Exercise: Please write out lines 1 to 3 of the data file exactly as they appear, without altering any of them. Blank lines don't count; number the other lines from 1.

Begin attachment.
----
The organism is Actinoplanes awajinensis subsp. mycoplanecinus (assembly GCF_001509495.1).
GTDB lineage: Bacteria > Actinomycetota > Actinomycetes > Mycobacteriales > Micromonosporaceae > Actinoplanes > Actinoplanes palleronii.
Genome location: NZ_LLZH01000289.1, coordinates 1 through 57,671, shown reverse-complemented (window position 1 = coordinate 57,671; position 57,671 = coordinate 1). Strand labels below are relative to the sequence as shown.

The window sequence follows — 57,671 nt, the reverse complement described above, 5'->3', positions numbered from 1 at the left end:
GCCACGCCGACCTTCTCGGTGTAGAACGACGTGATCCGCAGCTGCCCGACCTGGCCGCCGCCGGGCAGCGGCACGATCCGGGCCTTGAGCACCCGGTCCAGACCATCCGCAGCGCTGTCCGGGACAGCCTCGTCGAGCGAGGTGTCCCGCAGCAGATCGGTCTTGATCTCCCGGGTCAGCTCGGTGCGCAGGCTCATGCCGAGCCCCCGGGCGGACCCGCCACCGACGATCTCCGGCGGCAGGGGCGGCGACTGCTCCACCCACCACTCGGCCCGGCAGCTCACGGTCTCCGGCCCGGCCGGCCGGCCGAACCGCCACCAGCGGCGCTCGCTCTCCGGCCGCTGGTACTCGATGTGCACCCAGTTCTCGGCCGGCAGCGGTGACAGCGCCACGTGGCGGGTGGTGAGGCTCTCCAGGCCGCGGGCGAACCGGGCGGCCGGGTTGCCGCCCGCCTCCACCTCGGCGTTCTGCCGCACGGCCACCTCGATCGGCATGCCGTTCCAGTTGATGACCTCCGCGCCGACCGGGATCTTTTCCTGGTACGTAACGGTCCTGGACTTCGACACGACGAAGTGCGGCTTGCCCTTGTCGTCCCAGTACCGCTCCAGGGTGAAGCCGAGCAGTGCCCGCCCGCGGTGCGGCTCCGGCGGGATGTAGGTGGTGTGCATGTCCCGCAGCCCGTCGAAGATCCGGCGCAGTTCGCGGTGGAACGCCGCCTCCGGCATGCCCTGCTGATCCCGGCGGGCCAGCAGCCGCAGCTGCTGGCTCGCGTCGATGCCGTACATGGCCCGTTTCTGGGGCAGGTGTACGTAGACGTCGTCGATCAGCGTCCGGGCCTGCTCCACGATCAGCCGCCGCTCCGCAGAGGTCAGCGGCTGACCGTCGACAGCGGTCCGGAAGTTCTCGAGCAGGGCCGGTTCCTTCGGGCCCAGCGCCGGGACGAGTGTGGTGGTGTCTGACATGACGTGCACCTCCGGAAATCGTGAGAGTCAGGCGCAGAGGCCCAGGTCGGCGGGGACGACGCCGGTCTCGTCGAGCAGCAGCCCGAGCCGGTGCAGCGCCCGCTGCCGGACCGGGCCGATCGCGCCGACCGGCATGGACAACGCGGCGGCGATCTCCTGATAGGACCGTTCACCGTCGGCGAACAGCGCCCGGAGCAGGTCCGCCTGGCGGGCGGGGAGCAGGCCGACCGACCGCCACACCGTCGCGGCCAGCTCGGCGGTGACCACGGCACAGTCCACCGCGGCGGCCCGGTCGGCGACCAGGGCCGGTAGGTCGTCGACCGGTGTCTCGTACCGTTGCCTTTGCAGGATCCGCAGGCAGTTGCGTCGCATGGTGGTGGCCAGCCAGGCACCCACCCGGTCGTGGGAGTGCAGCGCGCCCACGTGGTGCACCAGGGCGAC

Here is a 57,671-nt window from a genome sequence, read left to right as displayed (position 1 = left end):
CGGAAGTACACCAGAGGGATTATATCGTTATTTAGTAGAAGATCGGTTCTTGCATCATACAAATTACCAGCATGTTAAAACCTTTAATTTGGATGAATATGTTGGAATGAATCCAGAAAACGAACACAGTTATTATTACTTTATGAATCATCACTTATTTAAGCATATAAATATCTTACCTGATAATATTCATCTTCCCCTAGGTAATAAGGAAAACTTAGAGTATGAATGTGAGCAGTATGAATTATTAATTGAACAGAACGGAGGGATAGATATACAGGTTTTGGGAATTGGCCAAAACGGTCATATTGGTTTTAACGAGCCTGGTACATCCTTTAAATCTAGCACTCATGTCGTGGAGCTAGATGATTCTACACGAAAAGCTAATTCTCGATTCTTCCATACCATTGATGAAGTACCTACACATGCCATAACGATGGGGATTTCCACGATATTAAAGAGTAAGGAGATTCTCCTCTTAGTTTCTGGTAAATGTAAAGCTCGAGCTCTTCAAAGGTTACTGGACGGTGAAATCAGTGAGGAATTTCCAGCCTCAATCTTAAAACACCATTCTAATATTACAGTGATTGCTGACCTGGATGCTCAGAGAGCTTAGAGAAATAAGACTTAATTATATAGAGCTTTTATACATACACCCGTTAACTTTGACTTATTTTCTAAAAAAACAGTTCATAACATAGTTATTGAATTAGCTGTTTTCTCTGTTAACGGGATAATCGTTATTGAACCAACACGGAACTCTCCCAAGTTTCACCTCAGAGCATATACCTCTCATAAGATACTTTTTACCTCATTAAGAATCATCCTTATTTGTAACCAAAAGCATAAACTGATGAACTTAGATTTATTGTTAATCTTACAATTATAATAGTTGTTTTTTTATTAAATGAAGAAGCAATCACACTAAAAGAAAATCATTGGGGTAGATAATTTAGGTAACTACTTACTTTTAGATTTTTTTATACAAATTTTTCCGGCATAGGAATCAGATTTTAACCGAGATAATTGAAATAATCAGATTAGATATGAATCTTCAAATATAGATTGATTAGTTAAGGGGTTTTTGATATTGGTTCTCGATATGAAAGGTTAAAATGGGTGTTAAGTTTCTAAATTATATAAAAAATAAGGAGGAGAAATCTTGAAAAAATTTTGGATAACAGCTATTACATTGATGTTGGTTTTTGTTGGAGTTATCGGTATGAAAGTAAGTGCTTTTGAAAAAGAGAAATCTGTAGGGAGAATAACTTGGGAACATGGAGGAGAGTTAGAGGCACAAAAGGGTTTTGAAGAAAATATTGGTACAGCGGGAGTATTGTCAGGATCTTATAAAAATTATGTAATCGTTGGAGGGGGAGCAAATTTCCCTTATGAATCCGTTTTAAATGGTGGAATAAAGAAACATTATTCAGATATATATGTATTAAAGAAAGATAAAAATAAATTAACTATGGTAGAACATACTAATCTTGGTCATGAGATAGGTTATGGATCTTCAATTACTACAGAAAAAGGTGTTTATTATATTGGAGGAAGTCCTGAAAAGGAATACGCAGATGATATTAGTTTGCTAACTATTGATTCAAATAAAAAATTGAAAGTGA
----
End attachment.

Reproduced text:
The organism is Actinoplanes awajinensis subsp. mycoplanecinus (assembly GCF_001509495.1).
GTDB lineage: Bacteria > Actinomycetota > Actinomycetes > Mycobacteriales > Micromonosporaceae > Actinoplanes > Actinoplanes palleronii.
Genome location: NZ_LLZH01000289.1, coordinates 1 through 57,671, shown reverse-complemented (window position 1 = coordinate 57,671; position 57,671 = coordinate 1). Strand labels below are relative to the sequence as shown.